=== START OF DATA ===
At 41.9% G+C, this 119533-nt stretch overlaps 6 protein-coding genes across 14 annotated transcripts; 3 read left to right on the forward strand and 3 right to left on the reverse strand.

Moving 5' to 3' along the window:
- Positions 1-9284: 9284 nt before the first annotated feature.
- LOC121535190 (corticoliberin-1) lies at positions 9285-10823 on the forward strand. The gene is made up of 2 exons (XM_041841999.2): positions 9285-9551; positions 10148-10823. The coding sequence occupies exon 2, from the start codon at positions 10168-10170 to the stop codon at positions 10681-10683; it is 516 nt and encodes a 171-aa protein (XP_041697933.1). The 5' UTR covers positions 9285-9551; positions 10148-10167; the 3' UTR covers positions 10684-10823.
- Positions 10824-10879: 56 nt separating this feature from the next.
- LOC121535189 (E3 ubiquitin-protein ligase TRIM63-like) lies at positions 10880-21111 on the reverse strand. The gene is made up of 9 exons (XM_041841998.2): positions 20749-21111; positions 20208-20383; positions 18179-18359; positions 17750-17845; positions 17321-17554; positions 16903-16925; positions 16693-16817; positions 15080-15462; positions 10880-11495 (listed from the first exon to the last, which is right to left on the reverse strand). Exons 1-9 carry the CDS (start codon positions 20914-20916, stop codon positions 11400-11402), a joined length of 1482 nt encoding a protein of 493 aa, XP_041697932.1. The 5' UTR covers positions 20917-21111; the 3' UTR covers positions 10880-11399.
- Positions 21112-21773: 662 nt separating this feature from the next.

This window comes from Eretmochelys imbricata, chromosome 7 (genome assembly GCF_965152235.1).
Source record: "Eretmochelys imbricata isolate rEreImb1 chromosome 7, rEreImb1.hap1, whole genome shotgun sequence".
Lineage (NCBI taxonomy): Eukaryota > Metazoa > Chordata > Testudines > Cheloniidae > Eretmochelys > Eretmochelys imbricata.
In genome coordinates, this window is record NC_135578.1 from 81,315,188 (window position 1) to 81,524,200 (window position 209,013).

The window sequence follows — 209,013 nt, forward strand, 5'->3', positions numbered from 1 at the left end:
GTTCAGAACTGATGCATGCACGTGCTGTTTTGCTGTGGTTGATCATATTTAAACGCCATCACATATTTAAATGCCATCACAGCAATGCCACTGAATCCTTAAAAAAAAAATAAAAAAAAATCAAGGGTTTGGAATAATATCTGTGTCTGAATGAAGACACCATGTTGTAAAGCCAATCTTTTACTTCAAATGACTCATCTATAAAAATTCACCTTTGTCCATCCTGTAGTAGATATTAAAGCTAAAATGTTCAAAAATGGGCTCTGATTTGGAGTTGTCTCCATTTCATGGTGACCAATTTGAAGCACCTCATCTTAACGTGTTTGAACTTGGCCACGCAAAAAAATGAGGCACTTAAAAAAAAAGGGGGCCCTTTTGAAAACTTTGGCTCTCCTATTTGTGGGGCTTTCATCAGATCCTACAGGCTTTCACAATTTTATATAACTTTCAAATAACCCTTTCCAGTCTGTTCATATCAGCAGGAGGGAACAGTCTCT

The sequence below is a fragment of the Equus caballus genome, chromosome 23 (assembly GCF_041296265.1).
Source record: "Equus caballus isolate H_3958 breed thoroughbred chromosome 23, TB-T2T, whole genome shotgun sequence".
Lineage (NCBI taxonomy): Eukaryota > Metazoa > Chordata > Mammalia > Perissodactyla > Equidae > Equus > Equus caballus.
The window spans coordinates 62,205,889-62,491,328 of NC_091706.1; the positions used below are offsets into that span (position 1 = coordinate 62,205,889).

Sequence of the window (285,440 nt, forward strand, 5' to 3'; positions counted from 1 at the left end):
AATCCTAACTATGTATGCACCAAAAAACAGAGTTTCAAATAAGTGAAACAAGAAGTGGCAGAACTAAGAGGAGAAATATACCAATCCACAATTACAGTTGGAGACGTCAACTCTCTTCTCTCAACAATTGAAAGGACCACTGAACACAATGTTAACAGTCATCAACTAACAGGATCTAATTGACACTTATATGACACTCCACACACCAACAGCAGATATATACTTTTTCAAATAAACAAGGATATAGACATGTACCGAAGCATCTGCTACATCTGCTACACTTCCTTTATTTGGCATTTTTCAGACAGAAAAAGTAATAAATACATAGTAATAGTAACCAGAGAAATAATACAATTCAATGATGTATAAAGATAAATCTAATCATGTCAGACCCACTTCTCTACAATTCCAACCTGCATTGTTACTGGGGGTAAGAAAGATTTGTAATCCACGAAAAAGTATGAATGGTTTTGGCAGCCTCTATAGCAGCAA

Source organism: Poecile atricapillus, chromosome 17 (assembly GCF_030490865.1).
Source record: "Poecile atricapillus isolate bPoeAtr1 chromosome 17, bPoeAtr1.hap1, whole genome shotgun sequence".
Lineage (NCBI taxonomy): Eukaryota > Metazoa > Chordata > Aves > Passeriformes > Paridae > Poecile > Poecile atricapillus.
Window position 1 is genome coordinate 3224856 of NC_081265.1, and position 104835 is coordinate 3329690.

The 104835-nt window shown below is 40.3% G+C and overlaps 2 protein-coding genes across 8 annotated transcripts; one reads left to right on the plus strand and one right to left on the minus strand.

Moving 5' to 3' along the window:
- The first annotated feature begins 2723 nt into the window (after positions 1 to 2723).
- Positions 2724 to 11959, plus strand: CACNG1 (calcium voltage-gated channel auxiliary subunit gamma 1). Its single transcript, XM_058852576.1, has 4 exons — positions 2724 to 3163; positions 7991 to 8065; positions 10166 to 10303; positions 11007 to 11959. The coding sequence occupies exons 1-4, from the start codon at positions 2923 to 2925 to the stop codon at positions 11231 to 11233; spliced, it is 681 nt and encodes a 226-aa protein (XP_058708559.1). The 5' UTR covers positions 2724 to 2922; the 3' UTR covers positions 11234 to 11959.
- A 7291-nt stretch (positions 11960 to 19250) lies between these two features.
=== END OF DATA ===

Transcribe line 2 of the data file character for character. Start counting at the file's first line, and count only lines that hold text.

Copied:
Moving 5' to 3' along the window: